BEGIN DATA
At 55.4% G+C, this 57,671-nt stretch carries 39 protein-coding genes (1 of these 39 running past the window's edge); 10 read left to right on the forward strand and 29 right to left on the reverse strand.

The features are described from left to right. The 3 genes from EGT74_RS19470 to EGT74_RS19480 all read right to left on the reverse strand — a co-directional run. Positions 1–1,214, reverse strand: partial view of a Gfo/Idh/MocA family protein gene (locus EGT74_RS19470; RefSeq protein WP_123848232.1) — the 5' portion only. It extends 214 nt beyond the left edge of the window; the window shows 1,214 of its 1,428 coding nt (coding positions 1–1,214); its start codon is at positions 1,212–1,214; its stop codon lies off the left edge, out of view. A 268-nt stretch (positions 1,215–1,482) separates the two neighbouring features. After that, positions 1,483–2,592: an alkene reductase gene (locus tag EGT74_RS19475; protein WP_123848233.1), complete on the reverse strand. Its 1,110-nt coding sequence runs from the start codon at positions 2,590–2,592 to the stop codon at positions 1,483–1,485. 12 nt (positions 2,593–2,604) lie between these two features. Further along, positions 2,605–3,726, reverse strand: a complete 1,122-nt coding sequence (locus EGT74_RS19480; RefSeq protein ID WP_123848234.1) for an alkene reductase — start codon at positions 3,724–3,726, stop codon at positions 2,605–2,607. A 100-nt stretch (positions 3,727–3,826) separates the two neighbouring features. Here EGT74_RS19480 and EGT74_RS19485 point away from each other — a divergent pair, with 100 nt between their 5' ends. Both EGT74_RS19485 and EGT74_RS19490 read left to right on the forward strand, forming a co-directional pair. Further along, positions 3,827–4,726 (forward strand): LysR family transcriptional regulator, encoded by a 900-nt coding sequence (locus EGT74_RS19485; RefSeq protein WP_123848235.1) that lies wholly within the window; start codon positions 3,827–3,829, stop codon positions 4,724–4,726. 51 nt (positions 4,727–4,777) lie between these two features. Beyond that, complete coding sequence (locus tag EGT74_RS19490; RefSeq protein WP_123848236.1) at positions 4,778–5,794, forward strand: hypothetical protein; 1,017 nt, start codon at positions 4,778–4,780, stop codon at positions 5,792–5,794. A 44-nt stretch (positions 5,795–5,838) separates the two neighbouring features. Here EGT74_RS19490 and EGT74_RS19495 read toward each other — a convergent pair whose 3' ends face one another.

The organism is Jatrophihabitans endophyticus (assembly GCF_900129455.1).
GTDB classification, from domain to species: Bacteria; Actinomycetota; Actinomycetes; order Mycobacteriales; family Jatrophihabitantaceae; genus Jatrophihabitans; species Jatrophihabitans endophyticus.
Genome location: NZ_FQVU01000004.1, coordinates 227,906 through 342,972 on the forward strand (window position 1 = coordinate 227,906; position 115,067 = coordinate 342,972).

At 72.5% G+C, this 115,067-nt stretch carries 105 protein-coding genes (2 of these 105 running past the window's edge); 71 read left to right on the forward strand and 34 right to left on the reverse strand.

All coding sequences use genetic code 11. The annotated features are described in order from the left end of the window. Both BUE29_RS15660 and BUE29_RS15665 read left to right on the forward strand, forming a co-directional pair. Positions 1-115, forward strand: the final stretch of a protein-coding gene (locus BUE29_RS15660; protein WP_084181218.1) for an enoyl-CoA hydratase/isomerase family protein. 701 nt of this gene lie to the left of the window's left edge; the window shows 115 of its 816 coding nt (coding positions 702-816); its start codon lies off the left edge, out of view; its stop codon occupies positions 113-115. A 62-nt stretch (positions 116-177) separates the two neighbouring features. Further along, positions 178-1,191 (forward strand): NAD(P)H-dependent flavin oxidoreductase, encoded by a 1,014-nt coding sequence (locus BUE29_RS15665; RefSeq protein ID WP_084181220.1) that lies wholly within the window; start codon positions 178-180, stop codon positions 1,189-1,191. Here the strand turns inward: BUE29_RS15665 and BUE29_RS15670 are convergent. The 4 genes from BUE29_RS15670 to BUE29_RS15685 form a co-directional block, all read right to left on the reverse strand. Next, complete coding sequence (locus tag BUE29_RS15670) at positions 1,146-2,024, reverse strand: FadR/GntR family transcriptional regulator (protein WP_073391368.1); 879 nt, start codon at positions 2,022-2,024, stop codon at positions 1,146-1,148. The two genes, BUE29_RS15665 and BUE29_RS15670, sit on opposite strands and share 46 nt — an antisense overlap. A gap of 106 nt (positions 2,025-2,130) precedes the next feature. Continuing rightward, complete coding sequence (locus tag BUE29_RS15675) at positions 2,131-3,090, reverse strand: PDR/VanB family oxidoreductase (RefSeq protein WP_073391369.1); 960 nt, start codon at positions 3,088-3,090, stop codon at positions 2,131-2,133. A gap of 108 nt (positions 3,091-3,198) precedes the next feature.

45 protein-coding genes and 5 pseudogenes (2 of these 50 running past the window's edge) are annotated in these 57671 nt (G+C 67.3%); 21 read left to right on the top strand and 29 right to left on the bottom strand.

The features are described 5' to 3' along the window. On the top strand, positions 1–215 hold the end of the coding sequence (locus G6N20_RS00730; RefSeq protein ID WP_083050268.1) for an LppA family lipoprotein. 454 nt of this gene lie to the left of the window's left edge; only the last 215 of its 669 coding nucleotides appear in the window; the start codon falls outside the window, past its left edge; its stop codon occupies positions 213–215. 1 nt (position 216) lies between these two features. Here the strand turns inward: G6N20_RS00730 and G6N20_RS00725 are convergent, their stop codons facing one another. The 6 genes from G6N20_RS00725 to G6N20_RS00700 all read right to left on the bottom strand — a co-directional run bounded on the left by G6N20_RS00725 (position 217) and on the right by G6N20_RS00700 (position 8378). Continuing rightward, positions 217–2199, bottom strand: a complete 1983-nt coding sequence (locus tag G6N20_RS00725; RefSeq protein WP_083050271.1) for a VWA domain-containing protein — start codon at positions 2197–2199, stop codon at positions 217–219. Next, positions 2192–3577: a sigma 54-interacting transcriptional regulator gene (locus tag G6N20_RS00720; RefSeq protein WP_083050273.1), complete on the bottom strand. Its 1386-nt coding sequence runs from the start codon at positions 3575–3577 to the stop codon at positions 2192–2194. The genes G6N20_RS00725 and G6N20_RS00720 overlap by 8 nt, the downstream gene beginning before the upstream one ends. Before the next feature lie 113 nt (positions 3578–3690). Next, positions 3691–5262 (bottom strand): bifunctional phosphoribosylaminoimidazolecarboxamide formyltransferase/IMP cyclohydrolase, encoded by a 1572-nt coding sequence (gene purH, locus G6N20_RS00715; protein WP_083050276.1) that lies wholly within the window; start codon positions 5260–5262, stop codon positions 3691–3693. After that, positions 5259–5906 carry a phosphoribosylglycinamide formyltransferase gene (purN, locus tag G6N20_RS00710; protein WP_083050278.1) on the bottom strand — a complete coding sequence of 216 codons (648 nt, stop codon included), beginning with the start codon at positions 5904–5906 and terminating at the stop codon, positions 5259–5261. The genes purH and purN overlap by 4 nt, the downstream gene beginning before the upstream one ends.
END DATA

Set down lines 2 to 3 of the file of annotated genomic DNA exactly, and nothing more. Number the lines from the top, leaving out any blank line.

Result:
The features are described from left to right. The 3 genes from EGT74_RS19470 to EGT74_RS19480 all read right to left on the reverse strand — a co-directional run. Positions 1–1,214, reverse strand: partial view of a Gfo/Idh/MocA family protein gene (locus EGT74_RS19470; RefSeq protein WP_123848232.1) — the 5' portion only. It extends 214 nt beyond the left edge of the window; the window shows 1,214 of its 1,428 coding nt (coding positions 1–1,214); its start codon is at positions 1,212–1,214; its stop codon lies off the left edge, out of view. A 268-nt stretch (positions 1,215–1,482) separates the two neighbouring features. After that, positions 1,483–2,592: an alkene reductase gene (locus tag EGT74_RS19475; protein WP_123848233.1), complete on the reverse strand. Its 1,110-nt coding sequence runs from the start codon at positions 2,590–2,592 to the stop codon at positions 1,483–1,485. 12 nt (positions 2,593–2,604) lie between these two features. Further along, positions 2,605–3,726, reverse strand: a complete 1,122-nt coding sequence (locus EGT74_RS19480; RefSeq protein ID WP_123848234.1) for an alkene reductase — start codon at positions 3,724–3,726, stop codon at positions 2,605–2,607. A 100-nt stretch (positions 3,727–3,826) separates the two neighbouring features. Here EGT74_RS19480 and EGT74_RS19485 point away from each other — a divergent pair, with 100 nt between their 5' ends. Both EGT74_RS19485 and EGT74_RS19490 read left to right on the forward strand, forming a co-directional pair. Further along, positions 3,827–4,726 (forward strand): LysR family transcriptional regulator, encoded by a 900-nt coding sequence (locus EGT74_RS19485; RefSeq protein WP_123848235.1) that lies wholly within the window; start codon positions 3,827–3,829, stop codon positions 4,724–4,726. 51 nt (positions 4,727–4,777) lie between these two features. Beyond that, complete coding sequence (locus tag EGT74_RS19490; RefSeq protein WP_123848236.1) at positions 4,778–5,794, forward strand: hypothetical protein; 1,017 nt, start codon at positions 4,778–4,780, stop codon at positions 5,792–5,794. A 44-nt stretch (positions 5,795–5,838) separates the two neighbouring features. Here EGT74_RS19490 and EGT74_RS19495 read toward each other — a convergent pair whose 3' ends face one another.

The organism is Jatrophihabitans endophyticus (assembly GCF_900129455.1).